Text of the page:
All Your Microbiome Are Belong to Platypus: The Perils of Plug-and-Chug Analysis

By way of the Twitterz, we come across this fantastic poster (embiggened version here):

Up4mGEE

To translate from Genomics, to examine the microbiome–the microorganisms that live on or in a certain habitat (e.g., your gut or skin, the surface of your toothbrush, a tomato, etc.)–we get DNA from that habitat, sequence it, and then assemble those small sequences* into larger sequences. We can then compare these larger sequences genetic databases to determine where those larger sequences came from. If we see that a lot of our sequences match the bacterium E. coli, we can assume that E. coli is an important part of the microbial community we sampled (there are procedures we can use to remove human sequences–in these studies, humans are a contaminant). One of the common programs used to assign sequences to organisms is known as MG-RAST. Gonzalez et al. found (the authors of the poster) that thirty percent of all publicly-available microbiome samples, when analyzed by MG-RAST, contain… Ornithorhynchus anatinusthe platypus.

Which leads the authors to snark, “[this] could lead to believe that platypus prefers warm, saline, and alkaline habitats, but… lives everywhere.”

Heh. And, yes, the software to fix this problem is called Platypus Conquistador.

BONUS VIDEO!

*Without getting into the details, we actually sequence very small pieces of genomes and then stitch them together (this is called ‘assembly’). If you’re a biologist, this is obviously oversimplified–don’t be pedantic (or at least, start your own blog and be pedantic there).

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5 Responses to All Your Microbiome Are Belong to Platypus: The Perils of Plug-and-Chug Analysis

  1. Neither the poster nor your post make clear the reason for these sorts of errors. Is it that there is contamination of samples with genuine platypus-derived nucleic acids? Or is it that the sequence assembly/annotation algorithms are not stringent enough and are misattributing reads?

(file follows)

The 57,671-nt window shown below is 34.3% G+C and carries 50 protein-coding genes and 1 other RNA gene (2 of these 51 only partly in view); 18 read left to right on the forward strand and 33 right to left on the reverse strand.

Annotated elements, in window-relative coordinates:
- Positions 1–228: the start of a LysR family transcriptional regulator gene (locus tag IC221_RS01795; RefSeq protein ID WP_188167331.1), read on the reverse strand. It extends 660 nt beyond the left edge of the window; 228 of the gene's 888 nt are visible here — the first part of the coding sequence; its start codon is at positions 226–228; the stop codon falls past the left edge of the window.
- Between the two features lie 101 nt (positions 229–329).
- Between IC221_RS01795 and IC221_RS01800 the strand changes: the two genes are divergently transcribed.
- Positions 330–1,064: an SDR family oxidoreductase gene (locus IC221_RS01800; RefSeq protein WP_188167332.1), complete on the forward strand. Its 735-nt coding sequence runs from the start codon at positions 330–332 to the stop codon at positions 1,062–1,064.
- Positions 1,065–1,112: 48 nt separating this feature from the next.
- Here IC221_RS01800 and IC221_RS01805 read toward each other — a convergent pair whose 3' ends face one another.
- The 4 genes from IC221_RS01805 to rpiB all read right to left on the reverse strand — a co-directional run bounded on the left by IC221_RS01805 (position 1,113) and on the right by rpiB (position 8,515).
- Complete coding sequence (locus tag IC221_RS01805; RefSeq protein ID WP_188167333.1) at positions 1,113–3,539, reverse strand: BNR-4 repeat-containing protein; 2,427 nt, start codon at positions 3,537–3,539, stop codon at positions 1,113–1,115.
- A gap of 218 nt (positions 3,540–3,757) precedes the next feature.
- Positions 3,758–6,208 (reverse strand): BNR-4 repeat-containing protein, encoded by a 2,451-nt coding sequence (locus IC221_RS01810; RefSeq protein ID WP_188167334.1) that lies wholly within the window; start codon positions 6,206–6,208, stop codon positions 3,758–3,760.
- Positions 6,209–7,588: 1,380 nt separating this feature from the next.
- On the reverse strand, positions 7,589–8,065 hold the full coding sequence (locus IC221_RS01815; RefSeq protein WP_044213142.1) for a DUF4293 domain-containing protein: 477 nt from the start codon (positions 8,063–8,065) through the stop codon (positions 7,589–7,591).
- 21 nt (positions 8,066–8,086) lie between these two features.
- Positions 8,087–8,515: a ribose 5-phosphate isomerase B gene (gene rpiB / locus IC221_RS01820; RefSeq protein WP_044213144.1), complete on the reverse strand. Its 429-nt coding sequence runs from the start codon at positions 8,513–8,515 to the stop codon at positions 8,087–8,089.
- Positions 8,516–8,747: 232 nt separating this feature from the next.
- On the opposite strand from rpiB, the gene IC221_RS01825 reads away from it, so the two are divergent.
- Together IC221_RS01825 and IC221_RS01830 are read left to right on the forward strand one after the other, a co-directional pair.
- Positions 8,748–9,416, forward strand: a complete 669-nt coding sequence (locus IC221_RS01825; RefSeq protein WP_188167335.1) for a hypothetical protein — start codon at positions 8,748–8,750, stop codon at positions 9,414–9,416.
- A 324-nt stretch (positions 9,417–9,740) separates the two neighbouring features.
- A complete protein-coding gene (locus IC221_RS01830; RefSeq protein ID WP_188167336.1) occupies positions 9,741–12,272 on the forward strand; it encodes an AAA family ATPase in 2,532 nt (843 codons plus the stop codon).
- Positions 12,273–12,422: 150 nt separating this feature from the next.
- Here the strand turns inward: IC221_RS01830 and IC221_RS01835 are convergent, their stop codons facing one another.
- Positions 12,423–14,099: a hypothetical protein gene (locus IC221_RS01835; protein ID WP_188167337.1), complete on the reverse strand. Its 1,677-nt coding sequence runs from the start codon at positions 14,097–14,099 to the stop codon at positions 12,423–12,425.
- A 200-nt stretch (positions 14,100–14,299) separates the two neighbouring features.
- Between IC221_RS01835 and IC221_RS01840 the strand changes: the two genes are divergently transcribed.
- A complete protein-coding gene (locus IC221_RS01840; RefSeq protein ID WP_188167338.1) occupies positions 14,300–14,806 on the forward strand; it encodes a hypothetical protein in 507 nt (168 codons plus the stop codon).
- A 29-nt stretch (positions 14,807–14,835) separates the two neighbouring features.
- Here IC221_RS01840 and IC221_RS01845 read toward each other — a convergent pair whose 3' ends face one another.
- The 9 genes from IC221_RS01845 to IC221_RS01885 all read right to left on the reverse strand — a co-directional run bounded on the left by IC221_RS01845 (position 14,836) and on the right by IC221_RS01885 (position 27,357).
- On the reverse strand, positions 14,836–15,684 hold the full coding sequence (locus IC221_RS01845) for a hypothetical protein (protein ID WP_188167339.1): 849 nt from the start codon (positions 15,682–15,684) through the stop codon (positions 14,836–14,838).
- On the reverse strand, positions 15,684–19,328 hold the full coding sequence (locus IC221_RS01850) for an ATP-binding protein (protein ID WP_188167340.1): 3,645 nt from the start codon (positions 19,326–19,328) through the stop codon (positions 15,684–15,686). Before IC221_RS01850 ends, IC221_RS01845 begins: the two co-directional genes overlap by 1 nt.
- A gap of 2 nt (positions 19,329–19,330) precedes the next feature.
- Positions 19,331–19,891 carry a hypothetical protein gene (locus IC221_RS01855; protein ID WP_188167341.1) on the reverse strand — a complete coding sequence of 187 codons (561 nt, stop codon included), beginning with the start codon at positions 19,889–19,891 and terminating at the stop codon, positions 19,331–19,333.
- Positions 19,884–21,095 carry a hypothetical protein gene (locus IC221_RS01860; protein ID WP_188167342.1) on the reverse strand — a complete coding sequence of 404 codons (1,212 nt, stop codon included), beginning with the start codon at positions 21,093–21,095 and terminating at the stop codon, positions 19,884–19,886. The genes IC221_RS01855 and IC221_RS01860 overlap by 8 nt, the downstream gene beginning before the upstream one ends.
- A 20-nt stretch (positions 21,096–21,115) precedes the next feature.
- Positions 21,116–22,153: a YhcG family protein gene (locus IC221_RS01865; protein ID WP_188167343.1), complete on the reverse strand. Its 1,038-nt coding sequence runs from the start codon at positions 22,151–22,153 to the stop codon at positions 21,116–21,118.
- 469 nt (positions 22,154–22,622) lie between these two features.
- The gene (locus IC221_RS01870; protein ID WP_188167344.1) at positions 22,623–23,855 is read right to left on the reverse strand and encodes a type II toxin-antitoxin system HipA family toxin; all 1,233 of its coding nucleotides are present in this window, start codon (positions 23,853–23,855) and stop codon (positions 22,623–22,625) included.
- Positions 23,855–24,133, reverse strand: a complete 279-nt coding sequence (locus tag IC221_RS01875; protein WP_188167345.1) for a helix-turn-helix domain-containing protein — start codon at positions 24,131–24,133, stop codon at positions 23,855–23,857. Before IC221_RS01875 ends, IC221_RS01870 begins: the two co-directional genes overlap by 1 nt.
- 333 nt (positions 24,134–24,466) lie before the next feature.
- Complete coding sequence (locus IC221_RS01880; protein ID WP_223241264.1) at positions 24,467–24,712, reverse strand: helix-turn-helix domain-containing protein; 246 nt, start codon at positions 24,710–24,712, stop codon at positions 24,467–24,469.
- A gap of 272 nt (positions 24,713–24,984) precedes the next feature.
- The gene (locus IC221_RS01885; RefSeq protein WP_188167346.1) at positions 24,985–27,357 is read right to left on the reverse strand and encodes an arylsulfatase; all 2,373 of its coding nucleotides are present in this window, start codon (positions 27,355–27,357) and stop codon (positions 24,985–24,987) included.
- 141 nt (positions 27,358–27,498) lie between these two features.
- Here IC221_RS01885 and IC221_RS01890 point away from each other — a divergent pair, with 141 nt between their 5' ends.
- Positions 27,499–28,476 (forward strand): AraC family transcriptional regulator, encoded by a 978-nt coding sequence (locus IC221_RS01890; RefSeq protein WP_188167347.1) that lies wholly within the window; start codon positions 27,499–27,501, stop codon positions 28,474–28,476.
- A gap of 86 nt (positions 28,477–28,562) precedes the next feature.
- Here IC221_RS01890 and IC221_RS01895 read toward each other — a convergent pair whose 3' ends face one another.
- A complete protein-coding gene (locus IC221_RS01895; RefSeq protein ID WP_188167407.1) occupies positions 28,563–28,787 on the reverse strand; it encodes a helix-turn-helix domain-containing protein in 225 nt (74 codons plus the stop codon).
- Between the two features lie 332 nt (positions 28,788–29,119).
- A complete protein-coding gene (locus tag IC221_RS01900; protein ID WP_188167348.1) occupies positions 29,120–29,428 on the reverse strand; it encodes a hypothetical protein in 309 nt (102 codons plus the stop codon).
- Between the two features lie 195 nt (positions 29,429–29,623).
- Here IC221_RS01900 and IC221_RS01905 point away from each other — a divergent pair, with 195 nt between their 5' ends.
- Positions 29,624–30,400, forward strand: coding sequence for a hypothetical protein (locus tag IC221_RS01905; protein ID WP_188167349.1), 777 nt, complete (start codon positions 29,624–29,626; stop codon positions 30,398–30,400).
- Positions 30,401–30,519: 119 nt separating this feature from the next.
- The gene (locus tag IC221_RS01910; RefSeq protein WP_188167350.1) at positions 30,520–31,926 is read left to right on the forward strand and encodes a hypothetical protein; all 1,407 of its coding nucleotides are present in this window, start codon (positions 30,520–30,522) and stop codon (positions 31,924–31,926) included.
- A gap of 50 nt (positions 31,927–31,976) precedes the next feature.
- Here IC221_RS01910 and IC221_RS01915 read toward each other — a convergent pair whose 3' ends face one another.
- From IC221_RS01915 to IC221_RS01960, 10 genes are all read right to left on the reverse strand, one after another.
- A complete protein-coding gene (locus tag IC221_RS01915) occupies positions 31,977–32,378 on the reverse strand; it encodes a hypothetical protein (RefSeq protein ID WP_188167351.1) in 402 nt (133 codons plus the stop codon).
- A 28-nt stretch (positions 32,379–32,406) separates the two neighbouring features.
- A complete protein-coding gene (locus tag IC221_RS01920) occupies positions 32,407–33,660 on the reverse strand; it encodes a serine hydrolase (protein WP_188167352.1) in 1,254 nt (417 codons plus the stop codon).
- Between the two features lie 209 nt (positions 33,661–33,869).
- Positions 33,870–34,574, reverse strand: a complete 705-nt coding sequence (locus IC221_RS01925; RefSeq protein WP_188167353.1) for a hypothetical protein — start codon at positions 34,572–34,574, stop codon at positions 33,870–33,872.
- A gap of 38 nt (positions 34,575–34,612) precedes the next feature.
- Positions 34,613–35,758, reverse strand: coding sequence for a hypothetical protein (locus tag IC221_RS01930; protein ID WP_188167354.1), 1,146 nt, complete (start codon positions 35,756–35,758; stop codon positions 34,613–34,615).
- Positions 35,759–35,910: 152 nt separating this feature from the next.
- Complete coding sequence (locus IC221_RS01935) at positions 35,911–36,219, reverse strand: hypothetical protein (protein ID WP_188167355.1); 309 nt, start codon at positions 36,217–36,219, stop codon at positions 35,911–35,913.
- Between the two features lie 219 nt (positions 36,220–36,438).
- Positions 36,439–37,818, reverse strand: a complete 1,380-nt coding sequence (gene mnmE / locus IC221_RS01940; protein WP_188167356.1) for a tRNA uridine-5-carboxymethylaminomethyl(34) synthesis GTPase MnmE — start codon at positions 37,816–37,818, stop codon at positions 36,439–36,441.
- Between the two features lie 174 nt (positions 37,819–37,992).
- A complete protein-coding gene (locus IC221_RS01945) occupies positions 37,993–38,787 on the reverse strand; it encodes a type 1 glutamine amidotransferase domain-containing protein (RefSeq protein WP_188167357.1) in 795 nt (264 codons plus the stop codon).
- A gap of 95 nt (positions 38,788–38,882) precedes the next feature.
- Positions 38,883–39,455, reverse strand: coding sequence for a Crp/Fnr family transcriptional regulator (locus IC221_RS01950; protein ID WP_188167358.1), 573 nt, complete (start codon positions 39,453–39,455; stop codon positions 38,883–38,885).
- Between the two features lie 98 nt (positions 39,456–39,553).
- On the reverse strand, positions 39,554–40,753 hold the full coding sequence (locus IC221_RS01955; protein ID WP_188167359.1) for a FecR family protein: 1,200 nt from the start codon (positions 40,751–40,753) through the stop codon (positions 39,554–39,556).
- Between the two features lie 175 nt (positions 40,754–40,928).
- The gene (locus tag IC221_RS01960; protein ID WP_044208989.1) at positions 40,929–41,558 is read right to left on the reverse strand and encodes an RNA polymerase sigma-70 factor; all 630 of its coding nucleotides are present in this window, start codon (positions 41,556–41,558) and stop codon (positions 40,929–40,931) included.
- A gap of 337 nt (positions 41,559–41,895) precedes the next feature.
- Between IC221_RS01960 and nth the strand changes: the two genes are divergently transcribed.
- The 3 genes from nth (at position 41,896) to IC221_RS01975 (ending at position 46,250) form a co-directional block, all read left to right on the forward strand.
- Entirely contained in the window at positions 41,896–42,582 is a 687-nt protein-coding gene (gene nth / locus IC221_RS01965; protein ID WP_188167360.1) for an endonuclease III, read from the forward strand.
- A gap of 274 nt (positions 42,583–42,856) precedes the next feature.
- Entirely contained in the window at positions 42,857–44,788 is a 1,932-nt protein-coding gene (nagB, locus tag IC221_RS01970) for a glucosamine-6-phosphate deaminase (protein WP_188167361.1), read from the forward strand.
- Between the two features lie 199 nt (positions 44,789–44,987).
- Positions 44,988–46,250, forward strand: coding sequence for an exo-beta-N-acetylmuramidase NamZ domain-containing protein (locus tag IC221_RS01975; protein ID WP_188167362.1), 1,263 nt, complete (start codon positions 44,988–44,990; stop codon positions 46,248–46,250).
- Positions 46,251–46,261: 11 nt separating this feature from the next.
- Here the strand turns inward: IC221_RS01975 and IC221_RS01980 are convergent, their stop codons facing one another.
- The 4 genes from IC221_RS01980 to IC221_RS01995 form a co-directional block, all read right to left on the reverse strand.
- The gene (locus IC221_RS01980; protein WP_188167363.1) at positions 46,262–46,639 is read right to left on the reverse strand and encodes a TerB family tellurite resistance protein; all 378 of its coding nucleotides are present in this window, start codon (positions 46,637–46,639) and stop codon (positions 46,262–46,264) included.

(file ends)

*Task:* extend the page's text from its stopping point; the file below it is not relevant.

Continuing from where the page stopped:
We have done a shittetonne of de novo transcriptome assembly from Illumina RNAseq data, and we always get a decent number of assembled contigs that are definitely real, but definitely from contamination of the sequence libraries. So we find real sequences that are unambiguously from E. coli K12 (the strain of E. coli used in all molecular biology labs), pUC (common molecular biology plasmid), human, dog and cat (technicians making libraries have pets!), common trees and food plants, etc. These are all at extremely low abundances in our samples, but we always find them.

  2. Paul Orwin says:

    I’d put most of my money on contamination of the platypus reference sequence with various common molecular tools (like you mentioned) combined with the same type of contamination of the samples that people are collecting and processing. Although there is probably some signal processing error there as well (allowing for various sorts of alignment error, etc). A substantial issue IMHO is the disconnect in expertise between those who come up with these tools and those who want to use them.

  3. Scott Garren says:

    The MG-RAST web pages prominently state: ” analysis of viruses and eukaryotic sequences is not currently supported”. From what I remember of my 1960’s vintage biology platypuses are primitive forms of whatever they are but definitely not prokaryotes. How did they get in there?!?

  4. “I’d put most of my money on contamination of the platypus reference sequence with various common molecular tools (like you mentioned) combined with the same type of contamination of the samples that people are collecting and processing.”

    Ah. That makes a lot of sense. I hadn’t considered that the reference genome itself would include contaminants. We work either with organisms that have no reference genomes, or with those whose reference genomes are so exhaustively annotated as to not contain any such garbage.

  5. Potnia Theron says:

    but Platypi *DO* rule the earth. Its just that they are subtle masters, and a bit shy.

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